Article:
Sharron’s father Glenn has haemophilia, so she has always known and lived with haemophilia. When she was a child it was thought that only boys had haemophilia, so it was a surprise to her parents when Sharron was diagnosed with mild haemophilia A.
Sharron’s factor levels were tested when she was 3 years old, before she had a tonsillectomy. “My level of factor VIII (8) at that time was 17%.” This level was in the range for mild haemophilia (5-40% of normal clotting factor).
Growing up, it was a challenge to be accepted as a girl with haemophilia. “Mum would always go to the school to explain haemophilia to the teachers, but the doctors wouldn’t believe I had it as boys have haemophilia, not girls’. I learned at a young age to advocate for myself.
Moving forward, Sharron and her husband wanted to start a family and knew the chances of having a child with haemophilia. “I was quite accepting of the fact that our children would have haemophilia,” she said. “First Ben came along and he had haemophilia. Following Ben, the other two children didn’t.”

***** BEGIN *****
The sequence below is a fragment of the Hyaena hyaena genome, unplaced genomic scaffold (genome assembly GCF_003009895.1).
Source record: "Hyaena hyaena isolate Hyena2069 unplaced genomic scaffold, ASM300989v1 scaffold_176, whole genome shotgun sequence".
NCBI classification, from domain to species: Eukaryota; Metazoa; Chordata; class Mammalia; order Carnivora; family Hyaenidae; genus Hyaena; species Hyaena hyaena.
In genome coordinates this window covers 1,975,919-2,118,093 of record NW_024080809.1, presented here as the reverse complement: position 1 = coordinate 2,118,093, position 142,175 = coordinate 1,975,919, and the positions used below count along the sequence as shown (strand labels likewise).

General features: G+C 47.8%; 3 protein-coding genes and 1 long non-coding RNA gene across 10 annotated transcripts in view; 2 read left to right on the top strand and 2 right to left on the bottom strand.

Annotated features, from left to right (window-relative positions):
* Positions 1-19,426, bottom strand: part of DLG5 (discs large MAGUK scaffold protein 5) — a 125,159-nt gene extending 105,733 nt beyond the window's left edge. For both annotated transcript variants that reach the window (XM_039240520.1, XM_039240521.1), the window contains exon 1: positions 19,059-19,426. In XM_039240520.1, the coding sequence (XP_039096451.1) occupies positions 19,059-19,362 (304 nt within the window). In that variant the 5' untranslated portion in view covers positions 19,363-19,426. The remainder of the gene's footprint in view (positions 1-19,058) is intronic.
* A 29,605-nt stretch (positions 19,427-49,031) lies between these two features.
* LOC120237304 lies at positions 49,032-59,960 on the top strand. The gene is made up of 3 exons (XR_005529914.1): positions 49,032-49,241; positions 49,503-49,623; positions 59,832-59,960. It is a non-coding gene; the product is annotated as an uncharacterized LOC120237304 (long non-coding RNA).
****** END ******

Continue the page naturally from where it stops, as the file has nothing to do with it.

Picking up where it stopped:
With a family history behind her, including her own, she has been relieved to see that the experience of growing up with haemophilia has been so much better for her son – but proud, too, of how he has dealt with his bleeding disorder.
“Ben’s experience growing up was so different to mine, and even more to my dad’s era, with better treatment and people are more accepting. Ben wouldn’t change having haemophilia as it has made him the person he is and meant he met all the wonderful people. We are so lucky to be part of such a tight knit community and the friendships that we have made along the way.”
The family first went to a community camp when he was 10 years old and today Ben is one of the camp directors and youth leaders.
Sharron continues to be involved in local women’s groups and sharing what she has learned from her experience. Mothers who carry the gene often focus on looking after their children and forget about their own health. As a woman with haemophilia and a mother and a daughter to males with haemophilia, Sharron has a strong reminder to other women in her position – “My message to women is ‘I’m no good to any of my family if I am not looking after myself!’”
You can read more about Sharron’s experiences in the Personal Stories and The Female Factors publications on the HFA website https://www.haemophilia.org.au/publications/women-with-bleeding-disorders